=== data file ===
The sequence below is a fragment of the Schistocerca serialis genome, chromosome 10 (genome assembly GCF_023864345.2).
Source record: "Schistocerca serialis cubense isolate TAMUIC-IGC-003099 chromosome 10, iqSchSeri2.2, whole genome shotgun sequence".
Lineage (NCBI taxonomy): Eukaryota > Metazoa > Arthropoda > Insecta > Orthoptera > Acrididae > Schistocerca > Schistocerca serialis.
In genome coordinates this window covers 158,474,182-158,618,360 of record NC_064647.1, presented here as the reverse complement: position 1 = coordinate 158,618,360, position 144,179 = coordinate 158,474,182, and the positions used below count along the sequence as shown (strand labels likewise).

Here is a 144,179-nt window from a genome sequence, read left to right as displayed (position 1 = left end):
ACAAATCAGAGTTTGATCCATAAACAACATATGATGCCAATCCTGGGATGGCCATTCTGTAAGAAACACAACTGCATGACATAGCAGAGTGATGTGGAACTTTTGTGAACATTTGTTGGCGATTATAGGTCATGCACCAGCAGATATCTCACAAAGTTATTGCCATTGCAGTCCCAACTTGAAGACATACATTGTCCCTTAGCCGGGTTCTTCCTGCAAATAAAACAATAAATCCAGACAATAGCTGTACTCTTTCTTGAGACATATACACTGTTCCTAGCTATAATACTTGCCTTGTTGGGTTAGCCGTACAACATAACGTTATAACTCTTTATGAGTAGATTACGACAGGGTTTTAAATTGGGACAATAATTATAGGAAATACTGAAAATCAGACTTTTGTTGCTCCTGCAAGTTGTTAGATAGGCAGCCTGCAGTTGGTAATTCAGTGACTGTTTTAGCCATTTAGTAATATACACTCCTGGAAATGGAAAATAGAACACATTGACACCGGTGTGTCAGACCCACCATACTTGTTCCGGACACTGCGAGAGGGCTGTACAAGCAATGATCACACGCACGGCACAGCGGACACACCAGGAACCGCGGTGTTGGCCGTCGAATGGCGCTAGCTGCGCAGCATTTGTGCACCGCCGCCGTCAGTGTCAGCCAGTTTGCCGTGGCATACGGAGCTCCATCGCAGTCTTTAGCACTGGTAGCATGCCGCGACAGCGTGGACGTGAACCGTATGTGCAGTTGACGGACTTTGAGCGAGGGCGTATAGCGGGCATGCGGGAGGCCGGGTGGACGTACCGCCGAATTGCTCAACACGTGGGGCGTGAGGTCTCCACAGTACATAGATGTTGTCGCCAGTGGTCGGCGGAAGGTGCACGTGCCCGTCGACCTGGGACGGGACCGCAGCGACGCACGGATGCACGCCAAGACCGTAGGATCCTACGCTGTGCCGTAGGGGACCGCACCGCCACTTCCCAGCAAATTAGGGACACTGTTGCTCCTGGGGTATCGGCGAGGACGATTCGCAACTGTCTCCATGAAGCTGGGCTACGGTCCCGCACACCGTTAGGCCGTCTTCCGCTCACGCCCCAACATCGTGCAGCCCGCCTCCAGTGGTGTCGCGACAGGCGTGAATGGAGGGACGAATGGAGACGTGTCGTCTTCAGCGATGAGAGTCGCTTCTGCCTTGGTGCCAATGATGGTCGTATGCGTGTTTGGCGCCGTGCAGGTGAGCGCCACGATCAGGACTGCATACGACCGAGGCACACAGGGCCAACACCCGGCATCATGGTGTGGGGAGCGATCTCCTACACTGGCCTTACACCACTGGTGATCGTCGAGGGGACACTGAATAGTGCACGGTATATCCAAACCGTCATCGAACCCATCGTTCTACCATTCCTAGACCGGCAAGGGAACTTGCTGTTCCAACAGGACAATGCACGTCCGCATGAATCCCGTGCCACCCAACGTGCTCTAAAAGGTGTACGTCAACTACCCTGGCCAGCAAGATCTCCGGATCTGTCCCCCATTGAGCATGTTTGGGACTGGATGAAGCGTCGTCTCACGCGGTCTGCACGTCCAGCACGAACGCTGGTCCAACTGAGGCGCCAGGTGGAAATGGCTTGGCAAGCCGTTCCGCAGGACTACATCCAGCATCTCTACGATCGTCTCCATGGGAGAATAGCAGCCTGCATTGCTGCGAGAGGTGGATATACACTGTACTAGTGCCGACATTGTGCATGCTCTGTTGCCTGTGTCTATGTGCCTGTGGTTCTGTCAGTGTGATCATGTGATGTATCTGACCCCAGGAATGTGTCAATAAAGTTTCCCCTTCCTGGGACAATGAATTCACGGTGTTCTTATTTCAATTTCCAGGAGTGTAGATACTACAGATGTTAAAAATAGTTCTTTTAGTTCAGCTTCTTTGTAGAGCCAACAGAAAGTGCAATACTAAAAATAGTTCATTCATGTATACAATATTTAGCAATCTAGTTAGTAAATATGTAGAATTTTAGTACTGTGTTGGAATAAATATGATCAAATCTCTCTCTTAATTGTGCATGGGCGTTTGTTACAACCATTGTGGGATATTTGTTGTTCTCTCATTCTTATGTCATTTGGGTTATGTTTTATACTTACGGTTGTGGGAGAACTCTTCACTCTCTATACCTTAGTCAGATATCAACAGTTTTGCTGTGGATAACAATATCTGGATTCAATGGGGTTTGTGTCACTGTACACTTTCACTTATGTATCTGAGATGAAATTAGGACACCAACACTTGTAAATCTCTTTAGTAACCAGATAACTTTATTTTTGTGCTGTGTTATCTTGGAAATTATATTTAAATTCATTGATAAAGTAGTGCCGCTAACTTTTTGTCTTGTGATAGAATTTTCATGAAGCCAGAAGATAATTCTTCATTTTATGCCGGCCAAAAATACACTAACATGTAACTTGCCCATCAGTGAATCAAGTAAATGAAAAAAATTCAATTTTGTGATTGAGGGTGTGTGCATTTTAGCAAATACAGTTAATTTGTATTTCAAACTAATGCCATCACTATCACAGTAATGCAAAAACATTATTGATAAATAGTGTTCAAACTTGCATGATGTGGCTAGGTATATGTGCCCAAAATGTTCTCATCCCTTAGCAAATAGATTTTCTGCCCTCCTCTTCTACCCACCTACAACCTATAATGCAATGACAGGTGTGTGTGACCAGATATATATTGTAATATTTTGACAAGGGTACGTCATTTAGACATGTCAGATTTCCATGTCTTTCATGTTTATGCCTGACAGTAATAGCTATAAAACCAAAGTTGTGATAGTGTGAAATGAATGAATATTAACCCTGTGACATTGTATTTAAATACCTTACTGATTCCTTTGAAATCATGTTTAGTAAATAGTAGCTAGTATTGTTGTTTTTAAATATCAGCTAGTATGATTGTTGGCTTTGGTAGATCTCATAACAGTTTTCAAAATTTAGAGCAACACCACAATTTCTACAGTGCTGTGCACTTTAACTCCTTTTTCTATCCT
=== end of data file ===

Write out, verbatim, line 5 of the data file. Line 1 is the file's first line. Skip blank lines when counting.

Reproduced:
Here is a 144,179-nt window from a genome sequence, read left to right as displayed (position 1 = left end):